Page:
Apple's Latest App Store Rejection Policy: Because We Said So

app_store_church_lady

Tim Daley let us know via Twitter that his app, What Would Chuck Do?, was rejected by Apple's iTunes App Store for the most terrifying reason imaginable. Because they said so:

Thank you for submitting WWCD - What Would Chuck Do to the App Store. We've reviewed the Application and, consistent with the criteria considered in our approval process, we have chosen not to publish this application. As you know, Apple reserves the right, in its sole discretion, to reject an application for any reason.

Regards,

iPhone Developer Program

While as a publisher, this is absolutely within Apple's rights, as a platform that needs to nurture and maintain the support of both its developer and user base, it's suicidal. And what's worse, it's stupid. In this day and age, especially for a company as connected as Apple, poor communication causing bad PR is as astounding as it is inexcusable.

Steve Jobs and Eddy Cue need to pull out whatever flame-thrower they marched the halls of MobileMe with last year and turn them full-throttle on whatever passes for the current App Store rejection policy. If any reviewer even thinks of typing "because we said so" they should immediately be transfered to whatever passes at Apple for Siberia.

It's getting tiring to keep typing this, but developers deserve clear, consistent guidelines, users deserve top notch reviewers to make sure we get the best technical quality in apps, and Apple deserves a happy developers and PR experience that matches the phenomenal success of the App Store.

It's such an easy thing to fix, which makes it all the more stupefying Apple not only hasn't fixed it, but hasn't even reached out to developers to show they understand the frustration level and are working to fix it.

For more examples, see TUAW's recent reports from Christina Warren on MiniPops and Erica Sadu on iLaugh Lite.

Stupefying.

Rene Ritchie

Editor-in-Chief of iMore, co-host of Iterate, Debug, Review, The TV Show, Vector, ZEN & TECH, and MacBreak Weekly podcasts. Cook, grappler, photon wrangler. Follow him on Twitter and Google+.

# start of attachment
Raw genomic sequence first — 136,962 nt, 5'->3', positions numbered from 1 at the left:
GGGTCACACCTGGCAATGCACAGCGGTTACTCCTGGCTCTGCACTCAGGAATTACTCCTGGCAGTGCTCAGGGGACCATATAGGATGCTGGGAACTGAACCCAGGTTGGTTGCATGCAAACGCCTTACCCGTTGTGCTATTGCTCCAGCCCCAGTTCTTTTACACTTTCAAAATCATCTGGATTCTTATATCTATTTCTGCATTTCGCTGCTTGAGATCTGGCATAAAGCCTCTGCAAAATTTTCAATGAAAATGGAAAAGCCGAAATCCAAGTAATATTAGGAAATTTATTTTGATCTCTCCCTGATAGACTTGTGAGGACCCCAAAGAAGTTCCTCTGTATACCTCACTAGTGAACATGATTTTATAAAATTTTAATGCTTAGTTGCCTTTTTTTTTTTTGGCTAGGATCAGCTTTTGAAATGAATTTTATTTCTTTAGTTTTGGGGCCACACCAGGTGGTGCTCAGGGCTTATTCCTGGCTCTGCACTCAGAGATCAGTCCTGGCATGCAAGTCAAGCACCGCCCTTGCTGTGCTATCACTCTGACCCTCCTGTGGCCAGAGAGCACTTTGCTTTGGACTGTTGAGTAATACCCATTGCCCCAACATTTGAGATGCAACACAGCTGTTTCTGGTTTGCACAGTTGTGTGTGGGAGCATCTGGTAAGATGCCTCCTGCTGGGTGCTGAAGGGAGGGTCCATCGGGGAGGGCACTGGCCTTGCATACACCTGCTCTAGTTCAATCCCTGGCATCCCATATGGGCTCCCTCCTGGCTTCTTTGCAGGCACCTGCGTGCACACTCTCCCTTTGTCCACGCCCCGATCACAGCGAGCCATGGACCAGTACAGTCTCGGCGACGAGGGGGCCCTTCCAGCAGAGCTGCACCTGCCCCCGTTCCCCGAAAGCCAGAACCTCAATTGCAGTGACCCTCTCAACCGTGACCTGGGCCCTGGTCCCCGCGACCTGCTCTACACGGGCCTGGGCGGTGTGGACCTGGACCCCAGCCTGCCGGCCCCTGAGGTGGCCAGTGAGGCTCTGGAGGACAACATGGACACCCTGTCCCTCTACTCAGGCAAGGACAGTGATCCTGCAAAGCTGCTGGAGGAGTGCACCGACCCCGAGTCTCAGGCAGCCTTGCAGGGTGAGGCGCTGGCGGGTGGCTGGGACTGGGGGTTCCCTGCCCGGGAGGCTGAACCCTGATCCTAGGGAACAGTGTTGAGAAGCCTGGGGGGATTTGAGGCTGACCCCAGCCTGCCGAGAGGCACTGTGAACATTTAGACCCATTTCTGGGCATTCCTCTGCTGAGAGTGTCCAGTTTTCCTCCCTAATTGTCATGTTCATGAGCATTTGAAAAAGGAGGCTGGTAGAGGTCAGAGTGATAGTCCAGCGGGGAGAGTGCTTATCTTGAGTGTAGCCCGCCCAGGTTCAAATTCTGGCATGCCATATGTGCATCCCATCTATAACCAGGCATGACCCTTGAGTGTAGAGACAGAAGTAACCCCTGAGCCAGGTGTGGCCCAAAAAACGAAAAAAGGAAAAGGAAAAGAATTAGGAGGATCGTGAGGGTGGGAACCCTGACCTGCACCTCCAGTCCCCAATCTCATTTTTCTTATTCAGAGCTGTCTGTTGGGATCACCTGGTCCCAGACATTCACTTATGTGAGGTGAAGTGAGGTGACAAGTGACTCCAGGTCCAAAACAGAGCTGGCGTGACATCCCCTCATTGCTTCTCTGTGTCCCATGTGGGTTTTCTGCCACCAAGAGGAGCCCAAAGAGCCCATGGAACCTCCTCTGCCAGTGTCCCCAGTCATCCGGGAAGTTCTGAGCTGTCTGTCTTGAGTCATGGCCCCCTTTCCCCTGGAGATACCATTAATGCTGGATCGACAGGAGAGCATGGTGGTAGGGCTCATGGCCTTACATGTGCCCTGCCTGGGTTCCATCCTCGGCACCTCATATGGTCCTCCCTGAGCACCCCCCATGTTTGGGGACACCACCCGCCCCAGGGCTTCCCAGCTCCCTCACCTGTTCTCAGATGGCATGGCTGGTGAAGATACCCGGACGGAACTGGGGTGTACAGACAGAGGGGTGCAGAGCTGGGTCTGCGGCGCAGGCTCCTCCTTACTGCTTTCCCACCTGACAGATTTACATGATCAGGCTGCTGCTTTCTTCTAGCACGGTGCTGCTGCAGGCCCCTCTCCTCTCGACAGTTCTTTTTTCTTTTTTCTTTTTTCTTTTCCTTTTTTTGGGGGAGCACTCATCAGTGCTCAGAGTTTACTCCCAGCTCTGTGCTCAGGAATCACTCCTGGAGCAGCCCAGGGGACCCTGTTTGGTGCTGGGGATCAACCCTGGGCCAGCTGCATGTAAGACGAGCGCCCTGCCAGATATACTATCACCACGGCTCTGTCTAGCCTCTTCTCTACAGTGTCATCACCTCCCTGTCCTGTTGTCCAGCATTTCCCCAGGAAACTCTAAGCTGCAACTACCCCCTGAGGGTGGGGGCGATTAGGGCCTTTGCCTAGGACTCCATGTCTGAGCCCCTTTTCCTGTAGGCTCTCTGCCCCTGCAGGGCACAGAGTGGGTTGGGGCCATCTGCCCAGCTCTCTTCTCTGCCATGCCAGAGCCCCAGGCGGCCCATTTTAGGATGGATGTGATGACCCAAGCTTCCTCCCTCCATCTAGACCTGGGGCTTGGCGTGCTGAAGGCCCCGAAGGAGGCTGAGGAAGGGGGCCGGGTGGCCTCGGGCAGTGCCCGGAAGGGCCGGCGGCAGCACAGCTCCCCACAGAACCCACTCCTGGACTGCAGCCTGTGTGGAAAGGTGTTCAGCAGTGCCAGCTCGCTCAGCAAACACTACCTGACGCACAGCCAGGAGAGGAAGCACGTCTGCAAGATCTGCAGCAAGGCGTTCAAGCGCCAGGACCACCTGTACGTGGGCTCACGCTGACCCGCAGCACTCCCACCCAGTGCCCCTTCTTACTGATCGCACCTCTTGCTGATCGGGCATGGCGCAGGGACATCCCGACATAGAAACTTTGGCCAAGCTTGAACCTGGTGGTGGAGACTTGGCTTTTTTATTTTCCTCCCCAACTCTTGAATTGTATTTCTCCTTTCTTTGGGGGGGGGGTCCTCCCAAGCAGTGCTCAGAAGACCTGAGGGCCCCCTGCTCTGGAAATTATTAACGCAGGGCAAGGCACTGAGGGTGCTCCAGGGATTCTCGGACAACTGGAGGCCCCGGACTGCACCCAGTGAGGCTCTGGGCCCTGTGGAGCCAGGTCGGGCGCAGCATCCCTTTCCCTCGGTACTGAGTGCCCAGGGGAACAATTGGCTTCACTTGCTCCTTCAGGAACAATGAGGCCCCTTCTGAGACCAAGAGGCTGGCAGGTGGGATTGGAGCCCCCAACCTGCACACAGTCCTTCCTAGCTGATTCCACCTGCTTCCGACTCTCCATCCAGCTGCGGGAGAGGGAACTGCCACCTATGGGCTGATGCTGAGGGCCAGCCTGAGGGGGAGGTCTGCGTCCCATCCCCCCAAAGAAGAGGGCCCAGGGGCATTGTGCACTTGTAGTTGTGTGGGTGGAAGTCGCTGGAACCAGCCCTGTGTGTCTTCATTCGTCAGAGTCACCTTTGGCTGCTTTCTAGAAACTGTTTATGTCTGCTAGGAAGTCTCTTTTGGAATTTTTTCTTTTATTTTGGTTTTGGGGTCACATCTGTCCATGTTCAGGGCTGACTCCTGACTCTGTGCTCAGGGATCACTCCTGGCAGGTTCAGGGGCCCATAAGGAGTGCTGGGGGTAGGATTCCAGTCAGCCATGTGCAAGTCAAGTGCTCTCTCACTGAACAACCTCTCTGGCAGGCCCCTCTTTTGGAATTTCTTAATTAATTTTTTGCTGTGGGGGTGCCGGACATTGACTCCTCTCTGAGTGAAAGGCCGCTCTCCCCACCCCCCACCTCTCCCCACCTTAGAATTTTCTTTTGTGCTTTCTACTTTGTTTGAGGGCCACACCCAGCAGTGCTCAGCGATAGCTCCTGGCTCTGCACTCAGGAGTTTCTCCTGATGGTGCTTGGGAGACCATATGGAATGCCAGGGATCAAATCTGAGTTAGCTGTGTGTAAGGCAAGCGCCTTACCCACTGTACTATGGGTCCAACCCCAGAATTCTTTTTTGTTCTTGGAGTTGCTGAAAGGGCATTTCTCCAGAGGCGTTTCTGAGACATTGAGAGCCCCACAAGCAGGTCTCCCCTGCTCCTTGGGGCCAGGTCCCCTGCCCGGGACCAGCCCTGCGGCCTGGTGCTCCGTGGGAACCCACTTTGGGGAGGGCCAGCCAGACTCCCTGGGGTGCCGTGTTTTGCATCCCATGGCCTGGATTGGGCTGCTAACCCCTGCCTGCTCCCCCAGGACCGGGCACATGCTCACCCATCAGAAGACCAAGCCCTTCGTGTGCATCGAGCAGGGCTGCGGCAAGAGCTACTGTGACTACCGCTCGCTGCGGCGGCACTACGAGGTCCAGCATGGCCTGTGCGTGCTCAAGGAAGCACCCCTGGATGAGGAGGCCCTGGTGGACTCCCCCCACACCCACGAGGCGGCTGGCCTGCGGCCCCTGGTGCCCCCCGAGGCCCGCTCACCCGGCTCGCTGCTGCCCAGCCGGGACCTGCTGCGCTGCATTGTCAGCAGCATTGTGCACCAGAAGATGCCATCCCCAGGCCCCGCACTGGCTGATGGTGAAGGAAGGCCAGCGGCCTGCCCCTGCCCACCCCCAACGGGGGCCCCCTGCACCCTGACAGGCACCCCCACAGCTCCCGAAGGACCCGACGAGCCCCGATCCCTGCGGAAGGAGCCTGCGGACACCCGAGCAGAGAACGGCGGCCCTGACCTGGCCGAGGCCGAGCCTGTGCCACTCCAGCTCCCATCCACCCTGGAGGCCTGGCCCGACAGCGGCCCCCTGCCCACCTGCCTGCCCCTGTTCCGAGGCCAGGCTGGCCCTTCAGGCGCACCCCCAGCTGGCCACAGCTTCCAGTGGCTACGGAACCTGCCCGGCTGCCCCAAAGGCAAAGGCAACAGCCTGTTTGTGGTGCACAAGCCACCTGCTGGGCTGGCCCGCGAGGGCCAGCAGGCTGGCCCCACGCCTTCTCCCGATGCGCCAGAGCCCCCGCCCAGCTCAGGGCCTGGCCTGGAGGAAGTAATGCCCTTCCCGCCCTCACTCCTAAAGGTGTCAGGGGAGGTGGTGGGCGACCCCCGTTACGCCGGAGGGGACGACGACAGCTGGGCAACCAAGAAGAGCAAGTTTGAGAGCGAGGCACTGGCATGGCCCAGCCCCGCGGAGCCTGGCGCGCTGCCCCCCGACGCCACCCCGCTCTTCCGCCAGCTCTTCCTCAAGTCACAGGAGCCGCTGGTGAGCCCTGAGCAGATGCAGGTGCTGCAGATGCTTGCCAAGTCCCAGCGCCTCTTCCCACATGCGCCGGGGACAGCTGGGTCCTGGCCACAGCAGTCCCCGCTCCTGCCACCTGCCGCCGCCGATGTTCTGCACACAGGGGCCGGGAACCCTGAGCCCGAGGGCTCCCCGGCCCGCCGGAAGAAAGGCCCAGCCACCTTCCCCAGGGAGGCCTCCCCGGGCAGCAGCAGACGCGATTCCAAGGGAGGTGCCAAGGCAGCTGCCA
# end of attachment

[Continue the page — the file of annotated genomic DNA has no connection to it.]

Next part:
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Apple's Latest App Store Rejection Policy: Because We Said So

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While I can see where this would be massively frustrating for a developer I welcome it as a opportunity for Apple to rid the store of all of the absolute crap that manages to actually get into the store.
You're right though. It IS suicidal on their part to do it. I think a better way to go would be to allow for some sort of third party app depot where idiot apps can be downloaded. Find some interesting ways to get them to conform to standards though. Like not allowing access to certain features etc... I dunno. All I know is that out of all of those apps in the store I would bet that 75% of them are complete crap. 20% are good ideas that were rushed to production full of bugs in order to get it on the market and out there before someone else and the last 5% are the truly useful, well thought out and programmed apps.
My 2 cents. Your flame length may vary. :o)

To add to my previous post..."What would Chuck do?". SERIOUSLY? This would go to that "depot" I mentioned. I really hope he wasn't planning on charging for that. It's idiocy like that that somehow manages to obscure the truly useful stuff.

Seems like Apple not wanting to deal with Chuck Norris' lawyers.
Can't blame them, but tell why.

Maybe I am missing something, but I don't see this rejection as merely "because we said so." Part of Apple's response was:
"We’ve reviewed the Application and, consistent with the criteria considered in our approval process, we have chosen not to publish this application."